“My father thought this was a good way of teaching me mathematics, which eventually would become the intellectual field that I enjoyed most,” Rosenbaum told a Wesleyan interviewer. “I thought there could be nothing more beautiful than mathematics, and that I could make anybody see that beauty.”

When Bob Rosenbaum went to Yale at the age of 16 — he had started schooling early and skipped some grades — he majored in math and followed a narrow curriculum consisting mainly of math and science courses. He found Yale difficult: He had little money and felt isolated. He graduated in 1936, and after a fellowship at Cambridge University, he spent two years at Yale doing graduate work, then accepted a fellowship at Reed College in Portland, Oregon, where he married Louise Johnson, a colleague in the math department.

Because of his math skills, he served as a navigator with the Naval Air Corps in the Pacific during World War II. He later resumed his studies at Yale and obtained his Ph.D in math in 1947, then returned to teach at Reed, until Victor Butterfield, then the president of Wesleyan, recruited him in 1953 as part of a campaign to strengthen the faculty there.

Rosenbaum became concerned about the quality of the high school math and science courses his students had taken, and started a small summer program to provide professional development for high school teachers. An executive with the General Electric Foundation called Rosenbaum with idea about improving the way high school math and science were taught, and Rosenbaum went down to GE headquarters in Fairfield to talk about it.

Rosenbaum outlined his own ideas on helping teachers gain a better background in their subjects, and walked away with a donation of $200,000 as seed money to improve his program. Rosenbaum directed or guided PIMMS, which grew to include pre-school and elementary school teachers from around Connecticut, from 1979 to 1994. Currently, the program, which has offered summer programs to hundreds of teachers, is being administered by Central Connecticut State University.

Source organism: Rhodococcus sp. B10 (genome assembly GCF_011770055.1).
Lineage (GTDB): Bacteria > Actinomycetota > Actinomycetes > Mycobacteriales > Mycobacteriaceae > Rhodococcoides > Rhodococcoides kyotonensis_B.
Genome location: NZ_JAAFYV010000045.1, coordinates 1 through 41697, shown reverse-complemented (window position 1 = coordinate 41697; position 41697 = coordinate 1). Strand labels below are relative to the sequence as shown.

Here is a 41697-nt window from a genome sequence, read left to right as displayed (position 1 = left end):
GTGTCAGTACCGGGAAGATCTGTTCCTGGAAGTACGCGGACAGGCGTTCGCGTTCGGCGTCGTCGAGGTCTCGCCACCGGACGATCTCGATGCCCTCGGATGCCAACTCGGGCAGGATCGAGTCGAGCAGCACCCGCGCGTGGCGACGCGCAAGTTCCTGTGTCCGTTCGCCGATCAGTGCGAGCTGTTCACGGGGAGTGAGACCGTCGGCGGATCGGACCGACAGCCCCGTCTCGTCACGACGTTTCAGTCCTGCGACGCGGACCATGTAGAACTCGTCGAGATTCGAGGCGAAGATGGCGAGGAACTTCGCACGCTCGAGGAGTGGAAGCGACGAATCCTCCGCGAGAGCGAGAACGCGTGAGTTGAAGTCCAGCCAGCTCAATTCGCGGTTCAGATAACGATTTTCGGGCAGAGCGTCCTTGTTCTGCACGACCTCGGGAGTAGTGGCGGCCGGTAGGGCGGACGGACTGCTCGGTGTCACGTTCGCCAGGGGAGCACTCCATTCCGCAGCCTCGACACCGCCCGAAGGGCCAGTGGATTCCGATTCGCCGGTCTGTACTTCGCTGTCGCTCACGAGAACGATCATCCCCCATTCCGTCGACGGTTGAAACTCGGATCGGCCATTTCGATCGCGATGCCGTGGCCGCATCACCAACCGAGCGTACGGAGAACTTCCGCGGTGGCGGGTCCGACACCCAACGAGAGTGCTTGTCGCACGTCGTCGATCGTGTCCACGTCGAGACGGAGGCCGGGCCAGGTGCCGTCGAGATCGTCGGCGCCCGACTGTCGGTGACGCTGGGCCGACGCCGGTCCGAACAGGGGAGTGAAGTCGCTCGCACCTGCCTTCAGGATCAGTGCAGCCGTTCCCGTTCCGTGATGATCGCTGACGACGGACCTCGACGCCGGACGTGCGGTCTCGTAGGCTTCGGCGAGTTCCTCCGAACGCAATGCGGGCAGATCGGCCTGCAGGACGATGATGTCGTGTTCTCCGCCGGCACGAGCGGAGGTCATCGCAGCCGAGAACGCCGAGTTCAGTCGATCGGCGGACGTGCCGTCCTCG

Among the courses Rosembaum gave was one called Patterns and Chaos, which he taught along with professors of music, biology and history, “searching for things that defy pattern making, which may be thought of as chaotic.”

Rosenbaum was always interested in athletics, and became a squash player at Yale. He continued to play, and won several national awards in his age group until he outlived the age categories and played until he turned 90. Wesleyan named its squash center for him, and he carried the Olympic torch on its way to Atlanta in 1996. He went rafting at age 83 and hiked in the Rockies at 10,000 feet when he was 100.

After his wife died in 1980, Rosenbaum married Marjorie Rice Daltry, a Wesleyan professor. She died in 2013, and he is survived by his three sons, Robert, Joseph and David, eight grandchildren and nine great-grandchildren.

He received many honors, including Wesleyan’s Baldwin Medal, and the city of Middletown twice honored him with a Robert A. Rosenbaum Day. He wrote articles in many journals and published three books and was active in professional organizations.

“He was a gifted teacher and loved teaching, said Scheibe. “He’d make the hard parts simple , and made everyone love it.”

“He was interested in absolutely everything,” Greene said. “He always wanted to get something accomplished and knew how to do it.”

The ATOMIC Mission is to ensure that every Connecticut student receives world-class education in mathematics by providing vision, leadership and support to the K-16 mathematics community and by providing every teacher of mathematics the opportunity to grow professionally.